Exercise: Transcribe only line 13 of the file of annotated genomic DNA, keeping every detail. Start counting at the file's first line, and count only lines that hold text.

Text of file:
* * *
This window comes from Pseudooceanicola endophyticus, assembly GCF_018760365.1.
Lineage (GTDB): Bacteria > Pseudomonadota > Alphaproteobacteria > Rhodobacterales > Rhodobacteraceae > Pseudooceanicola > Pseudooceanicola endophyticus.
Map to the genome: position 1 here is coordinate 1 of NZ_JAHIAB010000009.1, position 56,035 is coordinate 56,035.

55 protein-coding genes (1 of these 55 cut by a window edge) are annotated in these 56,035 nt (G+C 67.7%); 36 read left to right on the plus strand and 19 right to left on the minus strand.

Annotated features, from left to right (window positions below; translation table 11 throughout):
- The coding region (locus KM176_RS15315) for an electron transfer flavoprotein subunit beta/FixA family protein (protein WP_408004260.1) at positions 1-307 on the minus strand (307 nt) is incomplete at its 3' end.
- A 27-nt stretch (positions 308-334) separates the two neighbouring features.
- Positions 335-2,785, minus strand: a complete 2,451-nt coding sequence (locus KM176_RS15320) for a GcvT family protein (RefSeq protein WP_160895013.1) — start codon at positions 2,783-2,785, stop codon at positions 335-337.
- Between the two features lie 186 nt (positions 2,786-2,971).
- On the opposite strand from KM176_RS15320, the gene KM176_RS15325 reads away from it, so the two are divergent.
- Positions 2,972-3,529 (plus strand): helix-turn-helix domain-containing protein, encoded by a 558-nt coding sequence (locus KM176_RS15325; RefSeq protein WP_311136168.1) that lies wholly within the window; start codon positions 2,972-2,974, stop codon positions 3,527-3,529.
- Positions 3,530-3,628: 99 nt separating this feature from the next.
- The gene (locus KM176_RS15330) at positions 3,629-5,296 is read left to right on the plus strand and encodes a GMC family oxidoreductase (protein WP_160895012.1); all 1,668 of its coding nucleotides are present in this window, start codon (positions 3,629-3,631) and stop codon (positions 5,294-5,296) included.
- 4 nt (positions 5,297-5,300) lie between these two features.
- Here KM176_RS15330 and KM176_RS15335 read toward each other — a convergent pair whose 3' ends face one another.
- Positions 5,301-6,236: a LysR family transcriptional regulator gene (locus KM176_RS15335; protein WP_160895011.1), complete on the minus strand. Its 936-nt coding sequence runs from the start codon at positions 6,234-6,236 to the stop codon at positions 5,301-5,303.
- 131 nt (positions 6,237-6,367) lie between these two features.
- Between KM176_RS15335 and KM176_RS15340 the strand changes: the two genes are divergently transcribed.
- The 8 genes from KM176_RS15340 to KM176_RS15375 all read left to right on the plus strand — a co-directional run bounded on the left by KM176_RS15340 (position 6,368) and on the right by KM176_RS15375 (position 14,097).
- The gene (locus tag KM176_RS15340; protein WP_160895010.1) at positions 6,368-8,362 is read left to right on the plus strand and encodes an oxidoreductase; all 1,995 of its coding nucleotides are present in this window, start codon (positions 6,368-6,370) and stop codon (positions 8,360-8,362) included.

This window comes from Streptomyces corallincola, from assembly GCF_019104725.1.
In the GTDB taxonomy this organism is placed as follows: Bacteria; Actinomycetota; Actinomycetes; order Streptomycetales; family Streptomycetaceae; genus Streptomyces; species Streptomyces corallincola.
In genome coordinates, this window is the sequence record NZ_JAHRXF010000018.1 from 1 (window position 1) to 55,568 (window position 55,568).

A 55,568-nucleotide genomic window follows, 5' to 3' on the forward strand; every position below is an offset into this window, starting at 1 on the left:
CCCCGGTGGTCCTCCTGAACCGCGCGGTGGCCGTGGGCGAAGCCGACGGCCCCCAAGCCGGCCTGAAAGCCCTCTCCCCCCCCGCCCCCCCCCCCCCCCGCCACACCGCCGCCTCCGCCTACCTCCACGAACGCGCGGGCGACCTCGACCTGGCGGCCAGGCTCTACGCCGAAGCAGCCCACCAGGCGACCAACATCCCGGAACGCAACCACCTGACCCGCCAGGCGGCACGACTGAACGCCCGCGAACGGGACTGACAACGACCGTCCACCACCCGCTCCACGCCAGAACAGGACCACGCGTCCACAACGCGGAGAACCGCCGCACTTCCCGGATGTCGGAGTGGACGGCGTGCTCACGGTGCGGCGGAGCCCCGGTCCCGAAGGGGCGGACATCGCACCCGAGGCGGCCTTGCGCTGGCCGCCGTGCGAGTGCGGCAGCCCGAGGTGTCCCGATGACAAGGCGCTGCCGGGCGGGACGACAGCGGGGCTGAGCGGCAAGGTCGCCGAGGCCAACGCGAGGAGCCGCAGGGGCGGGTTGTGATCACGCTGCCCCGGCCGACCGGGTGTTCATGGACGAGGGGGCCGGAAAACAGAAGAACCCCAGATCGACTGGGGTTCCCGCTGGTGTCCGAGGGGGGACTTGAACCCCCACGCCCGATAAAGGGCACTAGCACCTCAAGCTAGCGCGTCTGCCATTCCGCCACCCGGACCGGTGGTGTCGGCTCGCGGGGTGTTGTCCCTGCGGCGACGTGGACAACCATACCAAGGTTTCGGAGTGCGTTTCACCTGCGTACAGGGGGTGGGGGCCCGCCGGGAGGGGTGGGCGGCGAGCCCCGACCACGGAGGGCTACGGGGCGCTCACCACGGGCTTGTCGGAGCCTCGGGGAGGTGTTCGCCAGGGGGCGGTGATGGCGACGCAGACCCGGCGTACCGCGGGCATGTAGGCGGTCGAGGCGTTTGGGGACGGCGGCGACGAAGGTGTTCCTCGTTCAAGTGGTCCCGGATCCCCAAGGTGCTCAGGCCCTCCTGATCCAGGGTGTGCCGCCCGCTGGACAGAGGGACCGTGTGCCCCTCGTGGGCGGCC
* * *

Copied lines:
- The gene (locus KM176_RS15330) at positions 3,629-5,296 is read left to right on the plus strand and encodes a GMC family oxidoreductase (protein WP_160895012.1); all 1,668 of its coding nucleotides are present in this window, start codon (positions 3,629-3,631) and stop codon (positions 5,294-5,296) included.